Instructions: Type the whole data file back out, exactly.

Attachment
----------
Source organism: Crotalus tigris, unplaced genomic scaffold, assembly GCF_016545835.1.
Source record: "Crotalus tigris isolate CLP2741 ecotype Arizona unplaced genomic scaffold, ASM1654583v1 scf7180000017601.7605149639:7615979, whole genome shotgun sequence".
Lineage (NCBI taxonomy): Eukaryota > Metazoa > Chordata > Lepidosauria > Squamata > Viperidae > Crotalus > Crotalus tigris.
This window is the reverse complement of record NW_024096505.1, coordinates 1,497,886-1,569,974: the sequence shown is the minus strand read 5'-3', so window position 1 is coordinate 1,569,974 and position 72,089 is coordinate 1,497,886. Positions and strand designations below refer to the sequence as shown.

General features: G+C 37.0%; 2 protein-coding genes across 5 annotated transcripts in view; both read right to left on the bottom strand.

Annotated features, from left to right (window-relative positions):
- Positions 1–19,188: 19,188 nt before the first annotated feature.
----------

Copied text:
Source organism: Crotalus tigris, unplaced genomic scaffold, assembly GCF_016545835.1.
Source record: "Crotalus tigris isolate CLP2741 ecotype Arizona unplaced genomic scaffold, ASM1654583v1 scf7180000017601.7605149639:7615979, whole genome shotgun sequence".
Lineage (NCBI taxonomy): Eukaryota > Metazoa > Chordata > Lepidosauria > Squamata > Viperidae > Crotalus > Crotalus tigris.
This window is the reverse complement of record NW_024096505.1, coordinates 1,497,886-1,569,974: the sequence shown is the minus strand read 5'-3', so window position 1 is coordinate 1,569,974 and position 72,089 is coordinate 1,497,886. Positions and strand designations below refer to the sequence as shown.

General features: G+C 37.0%; 2 protein-coding genes across 5 annotated transcripts in view; both read right to left on the bottom strand.

Annotated features, from left to right (window-relative positions):
- Positions 1–19,188: 19,188 nt before the first annotated feature.